with the parameteric encoder, . The marginal, , can thus be written in terms of those distributions,

(7)

Substituting the likelihood (Eq. 6) into the ELBO (Eq. 1), we get,

(8)

where is our parametric form for the prior and is given implicitly by Eq. 7.

Remember that is constant with respect to the parameters as is the true, fixed data distribution. This term can thus be treated as a constant for the purposes of optimizing the parameters of and . More importantly, we cannot directly evaluate the density ratio , as we cannot evaluate (Eq. 7

). Instead, and inspired by InfoNCE, it is possible to estimate this ratio using a classifier that distinguishes samples of

from those of .

To understand how this objective behaves, consider taking the expectation of the ELBO (Eq. 8) over the true data distribution ,

(9)

Optimizing the ELBO thus matches the marginal distributions in latent space between (Eq. 7) and our parametric prior, . In essence all we are doing is to find a mapping, , from to such that, averaging over from the data, the resulting ’s have a distribution close to . However, it is not at all clear that this will give us a good representation. For instance, if is Gaussian, and if noise in the data, , is Gaussian, then it may be easier to get Gaussian ’s by extracting noise, rather than (as we would like), extracting high-level structure. That said, it may still be possible to do something useful by applying identifiability results inspired by ICA (e.g. Khemakhem et al., 2020).

3.2 Structured SSVAEs

The previous section argued that an SSVAE with just one latent and observed variable is unlikely to give useful representations. Instead, consider a generative model with two observed variables, and , and two latent variables, and . The approximate posterior is given in terms of neural network encoders for and separately,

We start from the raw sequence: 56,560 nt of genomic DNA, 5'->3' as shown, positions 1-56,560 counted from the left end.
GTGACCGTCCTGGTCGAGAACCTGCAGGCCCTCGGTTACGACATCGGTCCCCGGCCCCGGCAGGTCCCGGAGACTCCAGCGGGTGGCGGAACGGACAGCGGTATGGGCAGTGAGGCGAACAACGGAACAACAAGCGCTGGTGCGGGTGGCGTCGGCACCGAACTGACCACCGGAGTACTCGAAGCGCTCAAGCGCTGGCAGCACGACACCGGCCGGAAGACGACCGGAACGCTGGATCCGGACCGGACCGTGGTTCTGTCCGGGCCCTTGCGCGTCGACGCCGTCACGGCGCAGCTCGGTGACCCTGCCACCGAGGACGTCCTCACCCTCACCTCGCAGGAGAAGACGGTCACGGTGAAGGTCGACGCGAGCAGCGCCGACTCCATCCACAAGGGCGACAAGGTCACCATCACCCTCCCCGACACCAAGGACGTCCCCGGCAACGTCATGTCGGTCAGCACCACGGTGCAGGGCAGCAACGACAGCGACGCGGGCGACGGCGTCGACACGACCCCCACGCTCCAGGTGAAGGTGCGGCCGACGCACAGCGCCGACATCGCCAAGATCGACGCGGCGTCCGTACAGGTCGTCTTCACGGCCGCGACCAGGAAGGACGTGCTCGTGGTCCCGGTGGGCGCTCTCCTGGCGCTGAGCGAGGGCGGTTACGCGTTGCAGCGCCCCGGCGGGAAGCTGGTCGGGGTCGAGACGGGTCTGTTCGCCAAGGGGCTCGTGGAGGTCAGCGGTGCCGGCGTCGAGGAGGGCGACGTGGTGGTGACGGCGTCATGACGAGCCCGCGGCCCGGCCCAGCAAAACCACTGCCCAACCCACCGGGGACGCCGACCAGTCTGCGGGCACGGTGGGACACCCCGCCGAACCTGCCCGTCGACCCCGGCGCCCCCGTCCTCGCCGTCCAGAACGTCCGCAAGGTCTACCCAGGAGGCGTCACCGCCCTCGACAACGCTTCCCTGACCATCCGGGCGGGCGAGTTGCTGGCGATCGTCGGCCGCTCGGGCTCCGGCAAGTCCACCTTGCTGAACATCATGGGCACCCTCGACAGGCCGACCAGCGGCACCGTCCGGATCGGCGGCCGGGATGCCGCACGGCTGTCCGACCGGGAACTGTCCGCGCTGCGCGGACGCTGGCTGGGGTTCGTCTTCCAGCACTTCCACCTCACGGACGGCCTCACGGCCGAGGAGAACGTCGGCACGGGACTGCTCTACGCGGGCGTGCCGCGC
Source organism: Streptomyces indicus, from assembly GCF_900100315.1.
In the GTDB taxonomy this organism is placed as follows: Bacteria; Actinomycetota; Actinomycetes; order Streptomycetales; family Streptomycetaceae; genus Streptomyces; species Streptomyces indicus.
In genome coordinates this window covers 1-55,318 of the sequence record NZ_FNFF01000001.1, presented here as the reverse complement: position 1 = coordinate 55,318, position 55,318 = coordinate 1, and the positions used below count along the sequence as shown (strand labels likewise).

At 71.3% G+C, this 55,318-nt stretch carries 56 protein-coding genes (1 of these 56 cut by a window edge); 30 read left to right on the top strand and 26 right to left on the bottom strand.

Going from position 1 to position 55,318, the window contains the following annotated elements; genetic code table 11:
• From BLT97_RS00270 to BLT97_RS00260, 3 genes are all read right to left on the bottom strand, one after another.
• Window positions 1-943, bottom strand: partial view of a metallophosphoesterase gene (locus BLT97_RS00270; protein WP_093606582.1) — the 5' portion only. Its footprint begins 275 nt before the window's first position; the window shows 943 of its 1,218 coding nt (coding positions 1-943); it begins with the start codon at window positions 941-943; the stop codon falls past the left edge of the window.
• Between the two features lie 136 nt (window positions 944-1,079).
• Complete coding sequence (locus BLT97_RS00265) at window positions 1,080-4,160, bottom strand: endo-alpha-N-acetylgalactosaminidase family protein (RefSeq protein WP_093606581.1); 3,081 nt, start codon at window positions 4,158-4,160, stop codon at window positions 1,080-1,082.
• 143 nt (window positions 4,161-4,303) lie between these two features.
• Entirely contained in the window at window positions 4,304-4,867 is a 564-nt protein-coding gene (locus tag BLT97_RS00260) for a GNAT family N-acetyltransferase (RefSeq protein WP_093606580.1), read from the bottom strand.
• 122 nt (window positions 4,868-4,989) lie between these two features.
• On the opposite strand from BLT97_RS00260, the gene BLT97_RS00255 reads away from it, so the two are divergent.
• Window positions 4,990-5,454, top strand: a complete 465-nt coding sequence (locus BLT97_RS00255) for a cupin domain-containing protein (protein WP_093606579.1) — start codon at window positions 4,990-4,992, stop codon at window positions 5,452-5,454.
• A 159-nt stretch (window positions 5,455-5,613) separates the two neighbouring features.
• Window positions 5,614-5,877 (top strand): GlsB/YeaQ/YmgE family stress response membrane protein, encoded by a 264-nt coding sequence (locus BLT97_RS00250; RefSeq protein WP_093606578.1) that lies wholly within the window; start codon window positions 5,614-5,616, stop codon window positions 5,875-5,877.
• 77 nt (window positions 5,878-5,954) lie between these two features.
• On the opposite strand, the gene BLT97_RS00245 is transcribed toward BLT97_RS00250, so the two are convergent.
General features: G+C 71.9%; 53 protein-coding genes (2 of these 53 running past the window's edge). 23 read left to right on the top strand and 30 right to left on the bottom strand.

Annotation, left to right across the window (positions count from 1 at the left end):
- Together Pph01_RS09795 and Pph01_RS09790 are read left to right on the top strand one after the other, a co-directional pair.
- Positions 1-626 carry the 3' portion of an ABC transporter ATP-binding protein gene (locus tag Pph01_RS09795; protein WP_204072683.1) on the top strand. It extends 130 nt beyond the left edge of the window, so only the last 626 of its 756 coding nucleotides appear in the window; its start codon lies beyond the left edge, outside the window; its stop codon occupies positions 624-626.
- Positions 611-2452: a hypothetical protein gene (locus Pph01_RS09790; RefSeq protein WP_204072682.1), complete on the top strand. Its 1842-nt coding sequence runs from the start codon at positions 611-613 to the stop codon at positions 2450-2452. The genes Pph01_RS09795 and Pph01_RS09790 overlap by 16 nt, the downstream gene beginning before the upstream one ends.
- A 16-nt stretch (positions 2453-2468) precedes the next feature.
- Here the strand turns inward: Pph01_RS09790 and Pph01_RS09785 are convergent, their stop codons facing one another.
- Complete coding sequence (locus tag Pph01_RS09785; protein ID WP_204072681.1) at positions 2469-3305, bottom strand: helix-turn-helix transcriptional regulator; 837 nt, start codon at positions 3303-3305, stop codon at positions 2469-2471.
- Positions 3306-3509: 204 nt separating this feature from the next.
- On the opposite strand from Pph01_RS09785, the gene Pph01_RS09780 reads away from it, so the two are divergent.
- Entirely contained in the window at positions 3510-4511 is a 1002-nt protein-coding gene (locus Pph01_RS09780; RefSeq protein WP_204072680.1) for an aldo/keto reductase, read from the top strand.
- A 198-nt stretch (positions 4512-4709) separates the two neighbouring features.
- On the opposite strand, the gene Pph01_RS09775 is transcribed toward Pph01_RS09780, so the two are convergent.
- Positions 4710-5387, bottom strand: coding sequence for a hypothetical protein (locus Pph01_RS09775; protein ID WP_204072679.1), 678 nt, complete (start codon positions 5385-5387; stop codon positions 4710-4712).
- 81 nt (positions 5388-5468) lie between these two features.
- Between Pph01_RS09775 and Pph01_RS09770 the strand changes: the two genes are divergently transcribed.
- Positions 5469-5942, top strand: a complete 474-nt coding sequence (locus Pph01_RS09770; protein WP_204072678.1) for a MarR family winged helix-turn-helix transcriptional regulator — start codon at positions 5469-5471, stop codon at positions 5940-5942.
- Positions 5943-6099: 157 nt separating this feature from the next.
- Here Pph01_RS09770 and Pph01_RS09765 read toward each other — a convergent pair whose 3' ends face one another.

(10)

The generative model has structure ,

(11)

where may be a specific, parametric form (e.g. a Gaussian), and the decoders, and are given implicitly in terms of the encoders, and and the true marginal distributions in the data, and ,

or equivalently (12a)
or equivalently (12b)

where,

(13)

Now, we compute the model evidence (note we delay applying Jensen’s inequality to get the ELBO),

(14)

Substituting for the approximate posterior (Eq. 10) and prior (Eq. 11),

(15)
Substituting Eq. (12) and remembering that and are parameter-independent constants
(16)

Finally, applying Jensen’s inequality we get the ELBO,

(17)

3.3 Deterministic encoders

Note that if we have a deterministic encoder,

(18)

where is the Kronecker delta, then we have and and the ELBO bound is tight,

(19)

so, the ELBO is equal to the model evidence (up to constant factors).

3.4 Understanding the SSVAE objective

To understand how this objective behaves, consider its expectation under the data distribution, ,

(20)

where,

(21)

Adding and subtracting ,

(22)
allows us to identify two KL-divergence terms,
(23)

The first term is a mutual information. The objective therefore maximizes the mutual information between and under (Eq. 21). At the same time, the second term is the KL-divergence between the parametric prior, , and . Thus, the objective also pushes towards the parametric prior, .

3.5 Recovering a maximum mutual-information objective

We can recover a mutual-information objective by giving an implicit definition of the prior over latent variables,

(24)

in which case the KL-divergence between and is zero, and we are left with just the mutual information (Eq. 2),

(25)

3.6 Recovering the exact form for the InfoNCE estimator

Recent work has argued that the good representation arising from InfoNCE cannot be from maximizing mutual information alone, because the mutual information is invariant under arbitrary invertible transformations (Tschannen et al., 2019; Li et al., 2021). Instead, the good properties must arise somehow out of the simple mutual information estimator in Eq. (4). Remarkably, this exact estimator (at least in the infinite limit) can be recovered by making a specific choice of prior in the latent space. We choose the prior on implicitly, as , and we choose the distribution over conditioned on